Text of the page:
I was watching a Richard Gere movie last week, where one of the villains had a tattoo on his forehead in Cyrillic that read “I was dead the day I was born.”
The expression seemed to ring some bells. First, I thought it was from a Beckett play, but I had given up on existentialism long ago. It all made sense a couple of days later when Economics tsar Ali Babacan unveiled the much-awaited fiscal rule, establishing that I had experienced some kind of premonition.
Financial supervisors often get a raw deal. They are the stodgy “buttoned-up” guys who stand in the way of innovation, the died-in-the-wool bureaucrats who resist change and meddle with markets. On the list of thankless jobs they rank somewhere between traffic wardens and tax administrators.
With immigration issues coming to the forefront once again, it’s a good time to review the evidence on its effects:
Nice looking chart from Doug Short regarding how the major bourses have been trading: “Here is a new overlay of five world markets since March 9, 2009. The start date is arbitrary: The S&P 500 hit a low on March 9th, the Nikkei 225 on March 10th, the DAX on March 6th, the FTSE on […]
The financial reform legislation currently heading into a June Senate-House conference will, at best, do little to affect the incentives and beliefs at the heart of the largest banks on Wall Street. Serious attempts to strengthen the bill through amendment – such as Brown-Kaufman and Merkley-Levin – were either shot down on the floor of the Senate or, when their prospects seemed stronger, not allowed to come to a vote.
Senator Blanche Lincoln is holding the Alamo with regard to reining in the big broker-dealers in derivatives. But these same people are bringing to bear one of the most intensely focused lobbying campaigns of recent years, bent on killing her provisions (or weakening them beyond recognition). All the early indications are that the lobbyists, once again, will prevail.
One of the data points that has been getting some attention is the total withholding tax receipts
, as reported by the IRS.
According to the table below, it is down year over year. Some are interpreting this to contradict BLS, and likely means that the improving jobs data are bogus. Bill King specifically noted that “as of May 20, IRS data shows Withheld Income & Employment Taxes declined 3.36% y/y. This means income is still declining and by extension, meaningful jobs are still decreasing (the BLS considers someone that has done one hour of work on the day that it samples as ‘employed’. So theoretically a person can work one hour a month and be counted as employed.)” >
Robert Reich discusses a theme that I think I’ve discussed before (and first heard expressed by Ezra Klein):
“The most important thing to know about the 1,500 page financial reform bill passed by the Senate last week — now on he way to being reconciled with the House bill — is that it’s regulatory. It does nothing to change the structure of Wall Street.”
“The only way to have a lasting effect on industries as large and intransigent as banking and health care is to alter their structure. That was the approach taken to finance by Franklin D. Roosevelt in the 1930s, and by Lyndon Johnson to health care (Medicare) in the 1960s.
“So why has Obama consistently chosen regulation over restructuring? Because restructuring Wall Street or health care would surely elicit firestorms from these industries. Both are politically powerful, and Obama did not want to take them on directly.”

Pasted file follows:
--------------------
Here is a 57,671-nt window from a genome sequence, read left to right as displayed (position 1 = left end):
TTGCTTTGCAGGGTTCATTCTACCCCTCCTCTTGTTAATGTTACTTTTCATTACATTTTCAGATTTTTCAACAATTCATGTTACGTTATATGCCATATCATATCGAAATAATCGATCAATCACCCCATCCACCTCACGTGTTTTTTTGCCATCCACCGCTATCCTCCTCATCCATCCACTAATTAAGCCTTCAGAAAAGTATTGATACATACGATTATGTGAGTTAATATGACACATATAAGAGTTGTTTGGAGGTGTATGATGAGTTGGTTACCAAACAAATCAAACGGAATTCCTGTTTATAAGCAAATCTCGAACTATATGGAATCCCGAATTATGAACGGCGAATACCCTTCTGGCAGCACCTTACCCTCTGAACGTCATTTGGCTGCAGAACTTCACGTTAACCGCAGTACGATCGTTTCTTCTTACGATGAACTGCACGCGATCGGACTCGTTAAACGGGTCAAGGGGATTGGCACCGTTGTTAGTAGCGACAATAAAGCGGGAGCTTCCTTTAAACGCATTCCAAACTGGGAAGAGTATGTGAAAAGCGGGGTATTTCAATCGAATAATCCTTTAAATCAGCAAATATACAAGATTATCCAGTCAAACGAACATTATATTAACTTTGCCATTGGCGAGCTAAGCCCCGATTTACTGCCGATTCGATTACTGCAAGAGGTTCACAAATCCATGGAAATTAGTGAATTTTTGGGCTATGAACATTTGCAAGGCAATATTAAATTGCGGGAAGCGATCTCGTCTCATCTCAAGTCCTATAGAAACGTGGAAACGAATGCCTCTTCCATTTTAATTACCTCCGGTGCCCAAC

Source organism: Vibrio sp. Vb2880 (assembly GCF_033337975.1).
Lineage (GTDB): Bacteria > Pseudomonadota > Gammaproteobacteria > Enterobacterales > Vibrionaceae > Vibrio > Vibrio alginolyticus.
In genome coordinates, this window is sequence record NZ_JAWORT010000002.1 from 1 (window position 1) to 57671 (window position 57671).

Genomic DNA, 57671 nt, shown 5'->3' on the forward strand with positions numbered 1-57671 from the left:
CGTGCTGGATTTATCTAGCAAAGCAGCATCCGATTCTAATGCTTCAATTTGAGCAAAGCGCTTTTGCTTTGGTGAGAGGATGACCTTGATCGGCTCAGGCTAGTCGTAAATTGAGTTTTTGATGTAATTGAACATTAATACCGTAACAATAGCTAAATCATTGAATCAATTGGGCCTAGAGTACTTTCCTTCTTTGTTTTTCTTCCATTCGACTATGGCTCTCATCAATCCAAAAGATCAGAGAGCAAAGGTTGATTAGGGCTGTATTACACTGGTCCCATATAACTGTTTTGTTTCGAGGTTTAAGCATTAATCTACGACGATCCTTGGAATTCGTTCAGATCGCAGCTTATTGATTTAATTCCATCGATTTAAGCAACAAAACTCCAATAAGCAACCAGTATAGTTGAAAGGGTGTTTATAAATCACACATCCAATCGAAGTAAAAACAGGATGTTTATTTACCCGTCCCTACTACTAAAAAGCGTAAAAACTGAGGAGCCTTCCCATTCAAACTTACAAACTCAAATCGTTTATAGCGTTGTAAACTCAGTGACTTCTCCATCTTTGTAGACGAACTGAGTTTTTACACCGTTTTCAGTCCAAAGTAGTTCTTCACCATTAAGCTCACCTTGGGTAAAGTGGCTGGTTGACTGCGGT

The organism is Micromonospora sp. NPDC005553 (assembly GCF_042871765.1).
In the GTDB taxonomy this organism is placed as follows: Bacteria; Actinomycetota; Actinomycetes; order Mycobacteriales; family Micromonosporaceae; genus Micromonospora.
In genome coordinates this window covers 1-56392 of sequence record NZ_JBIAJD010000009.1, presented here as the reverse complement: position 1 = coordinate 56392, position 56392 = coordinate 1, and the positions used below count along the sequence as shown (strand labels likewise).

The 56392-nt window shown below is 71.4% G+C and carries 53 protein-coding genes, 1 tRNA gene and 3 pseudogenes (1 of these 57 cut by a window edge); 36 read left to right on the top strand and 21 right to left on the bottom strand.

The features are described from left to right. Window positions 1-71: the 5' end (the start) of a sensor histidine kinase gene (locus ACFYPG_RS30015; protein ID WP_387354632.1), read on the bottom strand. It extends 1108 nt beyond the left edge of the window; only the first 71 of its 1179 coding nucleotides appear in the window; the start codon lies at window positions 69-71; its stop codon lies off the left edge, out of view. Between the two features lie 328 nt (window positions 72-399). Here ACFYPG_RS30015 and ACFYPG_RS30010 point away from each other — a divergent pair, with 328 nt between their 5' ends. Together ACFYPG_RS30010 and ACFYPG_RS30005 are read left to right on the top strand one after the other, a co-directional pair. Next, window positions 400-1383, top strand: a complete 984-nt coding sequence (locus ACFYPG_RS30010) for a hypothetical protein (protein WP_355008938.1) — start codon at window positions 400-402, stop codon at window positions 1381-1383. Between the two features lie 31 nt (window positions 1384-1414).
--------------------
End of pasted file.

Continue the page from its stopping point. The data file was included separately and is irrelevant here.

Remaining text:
The most important thing to know about the 1,500 page financial reform bill passed by the Senate last week — now on he way to being reconciled with the House bill — is that it’s regulatory. It does nothing to change the structure of Wall Street.
The emerging markets are an oasis of prosperity, while most of the developed world wallows in crisis. This is unfamiliar territory for most economists and investors. For decades, the emerging markets were embroiled in political, social and economic instability. Moreover, problems in the developed world usually triggered massive unrest in the developing world. However, the situation changed dramatically during the last few years. Not only did the emerging markets decouple from the developed world, one could argue that it is now the driver of global growth and stability. In other words, events in the emerging markets could serve to either stabilize or destabilize the rest of the planet. Of course, this should not be any surprise. The emerging markets represent 88% of the world’s consumers. Europe, the U.S. and Japan represent less than 12% of the globe’s population. However, variances in education, prosperity and capital accumulation allowed it to have a much larger slice of the global economic pie. Per-capita incomes in the west were huge multiples of those found throughout Latin America, Africa and Asia. However, the tide began to change more than a decade ago. The developed world slowly began relaxing its commitment to fiscal and monetary austerity. Meanwhile, the emerging markets developed a new affinity for flexibility and thrift.
Some members of Congress want to make permanent the “emergency” expansion of deposit insurance (in fact, the government guaranty of bank deposits) to $250,000 per person per bank. Moreover, important provisions of the Senate and House regulatory expansion bills which deal with large non-bank financial companies are modeled on the FDIC.
Where do the members of Congress get the idea that the FDIC is a success?